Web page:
Visitors to Portland’s Old Port saw a quiet Fourth of July in the time of coronavirus, with masks, outdoor shopping, and frequent reminders to keep their distance. But vendors and patrons alike said they were happy to get outside at all.

Business owners and managers in the early afternoon said foot traffic had been quiet to moderate on Saturday, though Friday in the Old Port was much busier.

“Everyone has been a really good sport,” said Kirsten Goodale, a manager at Sherman’s Books & Stationery on Exchange Street.

Goodale stood behind a table outside the store, wearing a plastic face shield. Like many others, the store had sprawled into the street, setting bookshelves where cars used to park.

“It’s been great. It’s kind of European,” Goodale said of the pedestrian-only setup. “Obviously I wish it weren’t happening because of a pandemic.”

The city of Portland canceled its annual fireworks display because of the coronavirus outbreak. The Portland Downtown business district had no events posted on its website for the Fourth, other than a few sailing excursions throughout the day.

Wharf Street, home to popular restaurants and bars, has seen increased enforcement from the city of Portland recently, after complaints about dense crowds and a lack of masks. On Saturday afternoon, the street had some visitors, but nothing like the shoulder-to-shoulder crowds in some photos of the nighttime scene that have circulated on social media.

Businesses on Wharf Street were seating patrons outside and reminding them to wear masks. Some appeared to be requiring the use of masks to enter – a mandate that Gov. Janet Mills plans to make official by executive order in the coming week.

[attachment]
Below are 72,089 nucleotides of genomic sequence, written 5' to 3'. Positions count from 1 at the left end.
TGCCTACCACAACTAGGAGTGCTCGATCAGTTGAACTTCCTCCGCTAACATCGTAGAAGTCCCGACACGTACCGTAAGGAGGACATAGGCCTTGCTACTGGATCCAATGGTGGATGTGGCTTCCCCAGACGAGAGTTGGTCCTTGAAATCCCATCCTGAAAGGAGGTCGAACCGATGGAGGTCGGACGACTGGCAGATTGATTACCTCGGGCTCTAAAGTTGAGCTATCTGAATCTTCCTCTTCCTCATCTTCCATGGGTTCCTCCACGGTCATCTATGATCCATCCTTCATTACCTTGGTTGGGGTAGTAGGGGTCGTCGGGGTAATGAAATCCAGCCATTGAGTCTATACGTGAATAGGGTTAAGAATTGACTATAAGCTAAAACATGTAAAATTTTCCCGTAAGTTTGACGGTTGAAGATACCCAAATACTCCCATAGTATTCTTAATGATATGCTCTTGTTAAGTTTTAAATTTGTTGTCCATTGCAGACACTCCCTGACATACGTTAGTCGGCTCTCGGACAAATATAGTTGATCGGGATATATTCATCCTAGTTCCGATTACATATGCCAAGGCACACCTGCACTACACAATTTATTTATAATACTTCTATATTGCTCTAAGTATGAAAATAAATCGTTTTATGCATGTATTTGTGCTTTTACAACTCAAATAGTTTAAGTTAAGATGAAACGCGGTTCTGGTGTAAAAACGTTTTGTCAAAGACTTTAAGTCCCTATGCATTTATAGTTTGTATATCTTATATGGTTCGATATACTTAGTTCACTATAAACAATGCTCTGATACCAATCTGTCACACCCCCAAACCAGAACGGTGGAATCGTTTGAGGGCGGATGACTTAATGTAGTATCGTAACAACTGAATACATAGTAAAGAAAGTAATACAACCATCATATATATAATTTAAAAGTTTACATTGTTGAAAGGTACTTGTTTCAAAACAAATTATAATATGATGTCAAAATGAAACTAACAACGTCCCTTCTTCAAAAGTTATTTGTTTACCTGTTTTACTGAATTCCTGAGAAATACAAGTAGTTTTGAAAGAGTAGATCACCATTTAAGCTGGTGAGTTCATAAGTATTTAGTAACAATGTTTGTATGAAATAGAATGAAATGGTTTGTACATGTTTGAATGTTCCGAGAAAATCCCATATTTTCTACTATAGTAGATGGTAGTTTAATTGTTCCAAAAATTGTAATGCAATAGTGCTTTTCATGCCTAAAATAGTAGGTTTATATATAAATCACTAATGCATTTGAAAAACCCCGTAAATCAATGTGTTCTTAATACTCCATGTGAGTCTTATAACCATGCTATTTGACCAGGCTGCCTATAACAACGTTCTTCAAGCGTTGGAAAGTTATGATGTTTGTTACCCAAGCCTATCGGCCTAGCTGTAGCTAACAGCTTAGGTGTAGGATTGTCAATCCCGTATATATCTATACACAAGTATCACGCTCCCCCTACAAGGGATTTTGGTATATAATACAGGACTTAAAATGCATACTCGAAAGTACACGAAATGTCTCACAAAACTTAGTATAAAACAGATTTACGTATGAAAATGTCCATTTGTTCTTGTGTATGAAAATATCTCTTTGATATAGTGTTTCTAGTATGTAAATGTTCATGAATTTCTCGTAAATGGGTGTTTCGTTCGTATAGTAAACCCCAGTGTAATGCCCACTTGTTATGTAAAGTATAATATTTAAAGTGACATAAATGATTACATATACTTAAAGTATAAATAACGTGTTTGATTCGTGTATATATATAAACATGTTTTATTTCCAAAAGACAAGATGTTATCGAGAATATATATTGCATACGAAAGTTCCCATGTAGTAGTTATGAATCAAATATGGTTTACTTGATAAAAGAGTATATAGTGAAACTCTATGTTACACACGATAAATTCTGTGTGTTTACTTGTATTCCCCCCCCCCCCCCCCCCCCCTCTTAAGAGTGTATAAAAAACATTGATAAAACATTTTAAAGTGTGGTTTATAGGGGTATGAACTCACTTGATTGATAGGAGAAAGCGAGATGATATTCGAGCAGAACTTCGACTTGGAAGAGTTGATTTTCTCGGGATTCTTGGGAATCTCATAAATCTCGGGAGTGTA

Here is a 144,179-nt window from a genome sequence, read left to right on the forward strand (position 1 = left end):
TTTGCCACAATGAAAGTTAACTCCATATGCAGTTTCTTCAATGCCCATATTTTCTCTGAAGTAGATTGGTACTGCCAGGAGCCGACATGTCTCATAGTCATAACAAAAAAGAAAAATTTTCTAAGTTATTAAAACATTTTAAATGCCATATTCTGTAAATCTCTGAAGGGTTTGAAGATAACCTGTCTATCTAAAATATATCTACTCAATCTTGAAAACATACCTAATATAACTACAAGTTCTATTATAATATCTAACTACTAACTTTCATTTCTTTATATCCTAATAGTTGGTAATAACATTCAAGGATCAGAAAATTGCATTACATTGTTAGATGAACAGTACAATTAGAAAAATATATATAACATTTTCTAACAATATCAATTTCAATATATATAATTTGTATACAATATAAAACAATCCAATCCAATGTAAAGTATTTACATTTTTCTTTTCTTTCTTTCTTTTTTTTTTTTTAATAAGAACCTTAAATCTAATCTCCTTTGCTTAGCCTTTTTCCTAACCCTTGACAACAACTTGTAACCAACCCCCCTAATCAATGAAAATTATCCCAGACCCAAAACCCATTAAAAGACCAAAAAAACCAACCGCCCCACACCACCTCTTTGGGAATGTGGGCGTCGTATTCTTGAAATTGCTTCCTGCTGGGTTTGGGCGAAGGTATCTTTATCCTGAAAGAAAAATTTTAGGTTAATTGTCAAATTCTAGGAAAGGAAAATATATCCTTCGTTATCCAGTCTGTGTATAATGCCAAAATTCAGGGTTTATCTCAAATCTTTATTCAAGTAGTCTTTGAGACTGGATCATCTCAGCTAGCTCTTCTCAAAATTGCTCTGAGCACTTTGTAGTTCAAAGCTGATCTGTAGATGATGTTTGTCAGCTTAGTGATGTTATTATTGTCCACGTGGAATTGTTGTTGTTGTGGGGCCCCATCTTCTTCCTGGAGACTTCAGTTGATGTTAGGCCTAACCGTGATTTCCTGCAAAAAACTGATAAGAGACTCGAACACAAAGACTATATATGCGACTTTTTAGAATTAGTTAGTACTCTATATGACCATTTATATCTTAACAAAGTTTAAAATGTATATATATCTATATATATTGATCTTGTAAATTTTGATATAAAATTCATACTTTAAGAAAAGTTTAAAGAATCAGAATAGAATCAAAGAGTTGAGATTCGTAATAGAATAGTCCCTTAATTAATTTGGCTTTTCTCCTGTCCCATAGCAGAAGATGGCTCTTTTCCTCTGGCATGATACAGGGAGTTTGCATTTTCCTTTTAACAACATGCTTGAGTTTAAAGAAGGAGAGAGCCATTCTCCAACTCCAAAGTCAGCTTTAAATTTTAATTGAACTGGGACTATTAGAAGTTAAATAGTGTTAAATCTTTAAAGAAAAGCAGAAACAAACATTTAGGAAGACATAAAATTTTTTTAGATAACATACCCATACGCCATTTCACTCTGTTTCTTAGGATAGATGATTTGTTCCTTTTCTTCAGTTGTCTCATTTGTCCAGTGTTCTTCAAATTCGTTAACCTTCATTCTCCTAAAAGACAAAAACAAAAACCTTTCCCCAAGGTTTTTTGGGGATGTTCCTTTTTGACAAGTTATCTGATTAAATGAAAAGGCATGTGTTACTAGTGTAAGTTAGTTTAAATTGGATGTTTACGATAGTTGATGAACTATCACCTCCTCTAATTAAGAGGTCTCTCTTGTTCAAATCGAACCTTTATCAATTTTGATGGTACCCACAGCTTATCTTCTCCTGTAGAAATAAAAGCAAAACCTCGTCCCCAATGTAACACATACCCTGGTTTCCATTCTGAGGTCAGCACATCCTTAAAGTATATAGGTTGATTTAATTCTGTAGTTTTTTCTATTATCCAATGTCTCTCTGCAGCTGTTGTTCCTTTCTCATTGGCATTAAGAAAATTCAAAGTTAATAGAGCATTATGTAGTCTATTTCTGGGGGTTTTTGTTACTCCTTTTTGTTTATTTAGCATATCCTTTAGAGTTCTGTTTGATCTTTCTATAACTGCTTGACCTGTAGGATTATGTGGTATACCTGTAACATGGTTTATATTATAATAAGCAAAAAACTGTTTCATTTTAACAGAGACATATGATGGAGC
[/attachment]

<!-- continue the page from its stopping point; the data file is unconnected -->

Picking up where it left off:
Commercial Street saw some modest foot traffic as well. Lisa White, who sells paintings of landscapes, lighthouses and Maine harbors, said business had been slow for the past month that she’s been out in Portland. Only Friday saw much business, she said.

“They’re so cute!” a woman wearing a mask with red lobsters exclaimed, looking at White’s paintings.

“Thank you,” White said. “I like your mask.”

Still, White said, there have been out-of-state visitors, though some have been leery of saying where they’re coming from.

“I’m very happy that we’re having visitors in the Old Port,” she said. “I think they’re happy to be out and about.”

Greg Treadway, a warehouse manager from Houston, Texas, said he was glad to get outside. In Houston, he said, “it’s pretty bad.” The city opened up bars for indoor service, then saw a rash of cases.

Wearing an American-flag mask, Treadway held a small video camera on a stick as he walked down Exchange Street with his family. He records his trips for a YouTube travel channel, he said.

Nearby, Christine Little of South China and her granddaughter sat at a picnic table outside The Holy Donut.

“We didn’t really have Fourth of July plans because of what’s going on,” Little said, so “we thought we’d go to Portland and window-shop.”

Just after arriving, they got in line outside The Holy Donut, which was letting only one customer inside the store at a time. Their next stop: Mexicali Blues.

Little said she had been pleased to see so many people wearing masks downtown – though many others were not. Having Portland open for business, even halfway, was a welcome diversion from months of social distancing, she said.

“My feeling is, let’s all wear our masks and get this over with,” she said.

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